The Supreme court heard from Defence counsel Graham Turnbull SC.
In court Mr Xie was attentive, took notes, and appeared tired as Mr Turnbull wrapped up his opening address.
The Defence highlighted the amount of circumstantial evidence that will be presented by the crown during the trial.
Mr Turnbull outlined several points that the defence will argue, including the lack of evidence of a murder weapon, no conclusive time of death of the victims, the bodies were moved, and that Mr Xie has never admitted to the murders.
The Defence also raised the question Lily Lin’s activities on the night of the murder.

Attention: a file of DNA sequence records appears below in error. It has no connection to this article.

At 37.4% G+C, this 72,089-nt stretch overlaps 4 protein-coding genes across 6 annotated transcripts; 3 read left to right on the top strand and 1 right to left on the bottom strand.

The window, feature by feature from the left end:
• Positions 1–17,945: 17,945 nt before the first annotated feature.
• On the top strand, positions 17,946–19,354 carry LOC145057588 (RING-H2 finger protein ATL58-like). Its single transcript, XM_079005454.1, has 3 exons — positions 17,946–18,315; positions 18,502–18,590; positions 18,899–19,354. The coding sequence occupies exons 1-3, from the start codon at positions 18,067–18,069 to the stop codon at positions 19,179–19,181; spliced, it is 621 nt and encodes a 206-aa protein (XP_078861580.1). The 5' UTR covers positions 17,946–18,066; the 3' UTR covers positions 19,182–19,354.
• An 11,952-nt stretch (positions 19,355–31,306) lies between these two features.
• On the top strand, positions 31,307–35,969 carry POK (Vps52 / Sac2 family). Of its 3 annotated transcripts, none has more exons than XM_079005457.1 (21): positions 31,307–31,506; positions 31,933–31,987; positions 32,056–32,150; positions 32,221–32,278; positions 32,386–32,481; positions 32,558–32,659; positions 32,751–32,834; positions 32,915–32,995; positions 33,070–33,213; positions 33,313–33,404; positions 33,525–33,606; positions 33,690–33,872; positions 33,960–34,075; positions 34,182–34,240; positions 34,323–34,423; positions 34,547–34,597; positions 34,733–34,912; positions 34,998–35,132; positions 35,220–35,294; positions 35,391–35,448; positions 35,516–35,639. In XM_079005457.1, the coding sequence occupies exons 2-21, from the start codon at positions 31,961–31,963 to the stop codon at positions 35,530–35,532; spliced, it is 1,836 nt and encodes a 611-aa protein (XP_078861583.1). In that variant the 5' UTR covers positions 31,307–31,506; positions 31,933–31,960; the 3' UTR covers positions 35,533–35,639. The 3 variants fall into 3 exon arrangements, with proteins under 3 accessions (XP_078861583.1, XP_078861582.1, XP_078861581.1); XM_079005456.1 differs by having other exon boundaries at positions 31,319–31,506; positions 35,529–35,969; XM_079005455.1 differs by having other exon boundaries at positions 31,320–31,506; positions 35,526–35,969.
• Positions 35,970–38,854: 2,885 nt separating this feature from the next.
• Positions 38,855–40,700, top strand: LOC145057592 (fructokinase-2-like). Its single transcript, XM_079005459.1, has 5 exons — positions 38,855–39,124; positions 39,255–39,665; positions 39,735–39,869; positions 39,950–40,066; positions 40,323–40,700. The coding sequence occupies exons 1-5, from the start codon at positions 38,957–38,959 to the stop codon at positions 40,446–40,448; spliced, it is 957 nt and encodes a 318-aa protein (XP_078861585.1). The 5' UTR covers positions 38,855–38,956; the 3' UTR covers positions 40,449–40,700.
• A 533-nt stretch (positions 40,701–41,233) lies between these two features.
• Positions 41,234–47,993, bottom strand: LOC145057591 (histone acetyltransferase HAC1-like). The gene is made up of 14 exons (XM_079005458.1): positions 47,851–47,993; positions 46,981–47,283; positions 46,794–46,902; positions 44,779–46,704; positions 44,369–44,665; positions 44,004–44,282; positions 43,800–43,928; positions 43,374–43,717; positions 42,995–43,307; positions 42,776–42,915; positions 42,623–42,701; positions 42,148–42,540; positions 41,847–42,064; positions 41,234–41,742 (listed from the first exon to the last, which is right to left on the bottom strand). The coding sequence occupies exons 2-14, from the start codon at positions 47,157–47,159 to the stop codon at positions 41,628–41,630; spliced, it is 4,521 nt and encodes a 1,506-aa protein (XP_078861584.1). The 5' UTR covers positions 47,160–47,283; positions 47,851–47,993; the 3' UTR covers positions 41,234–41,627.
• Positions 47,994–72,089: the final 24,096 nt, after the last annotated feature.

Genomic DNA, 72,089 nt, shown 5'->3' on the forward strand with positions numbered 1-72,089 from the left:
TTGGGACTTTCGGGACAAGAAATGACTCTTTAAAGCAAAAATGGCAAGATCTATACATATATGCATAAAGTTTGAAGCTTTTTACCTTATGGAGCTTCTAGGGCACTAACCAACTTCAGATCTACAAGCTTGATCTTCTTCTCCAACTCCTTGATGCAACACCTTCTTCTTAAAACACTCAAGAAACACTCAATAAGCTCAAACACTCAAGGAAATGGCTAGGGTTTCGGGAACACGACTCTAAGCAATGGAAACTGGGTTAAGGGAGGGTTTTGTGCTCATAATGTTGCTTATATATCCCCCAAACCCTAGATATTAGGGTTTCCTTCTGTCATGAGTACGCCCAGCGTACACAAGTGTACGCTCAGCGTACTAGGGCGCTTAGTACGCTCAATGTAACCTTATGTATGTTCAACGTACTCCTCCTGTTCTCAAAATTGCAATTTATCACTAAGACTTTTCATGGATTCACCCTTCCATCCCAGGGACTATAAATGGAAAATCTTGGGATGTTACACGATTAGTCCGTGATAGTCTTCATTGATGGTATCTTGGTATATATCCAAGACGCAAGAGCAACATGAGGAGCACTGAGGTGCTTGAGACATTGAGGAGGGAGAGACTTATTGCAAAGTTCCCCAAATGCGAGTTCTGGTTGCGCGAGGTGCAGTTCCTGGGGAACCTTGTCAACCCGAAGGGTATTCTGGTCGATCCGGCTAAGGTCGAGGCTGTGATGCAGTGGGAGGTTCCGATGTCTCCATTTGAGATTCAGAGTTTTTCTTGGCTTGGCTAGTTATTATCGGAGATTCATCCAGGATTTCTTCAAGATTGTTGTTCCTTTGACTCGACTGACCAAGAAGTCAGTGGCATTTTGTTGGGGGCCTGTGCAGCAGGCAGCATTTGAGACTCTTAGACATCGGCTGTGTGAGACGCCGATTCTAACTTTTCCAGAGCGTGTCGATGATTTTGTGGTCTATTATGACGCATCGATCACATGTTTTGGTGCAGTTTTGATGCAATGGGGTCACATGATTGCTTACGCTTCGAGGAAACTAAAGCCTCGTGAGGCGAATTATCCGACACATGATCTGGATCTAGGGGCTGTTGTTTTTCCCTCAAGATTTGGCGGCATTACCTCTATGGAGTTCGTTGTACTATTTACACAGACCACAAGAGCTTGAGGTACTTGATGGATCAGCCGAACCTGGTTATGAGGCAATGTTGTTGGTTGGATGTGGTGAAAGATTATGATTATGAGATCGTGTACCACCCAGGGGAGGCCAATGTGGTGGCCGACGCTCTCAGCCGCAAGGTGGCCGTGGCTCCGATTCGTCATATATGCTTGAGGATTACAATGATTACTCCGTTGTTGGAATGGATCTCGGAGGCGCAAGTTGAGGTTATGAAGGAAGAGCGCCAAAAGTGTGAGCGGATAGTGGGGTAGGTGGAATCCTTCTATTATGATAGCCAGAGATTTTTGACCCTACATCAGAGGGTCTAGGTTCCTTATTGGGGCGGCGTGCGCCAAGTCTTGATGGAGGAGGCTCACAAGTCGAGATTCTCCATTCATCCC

“What she (Lily Lin) did and where she went that Friday night is a matter for this trial” said Mr Turnbull.
He also raised the evidence gathered after the murders, when Robert and his wife Kathy saw the bodies of the Lin family the following day.
“We understand there was a lengthy period of analysis of the crime scene” Mr Turnbull said.
Police interviews with Robert and Kathy were collected over ‘weeks, months, years’ later, the Defence said. “Memory will have a role to play in this”
Mr Turnbull also discussed the Crown prosecutor’s “Witness A”, a prison mate who alledgedly spoke regularly with Robert about the Lin murders and recorded some of their conversations.
The Defence described Witness A as “a violent man” and “a physically intimidating man”. He added that Mr Xie was in prison conditions that were isolating and fearful.
He also called on the jury to consider that many witnesses providing testimony in the case do not speak English as their first language.
The first witness is expected to be called this afternoon.
Xie has pleaded not guilty.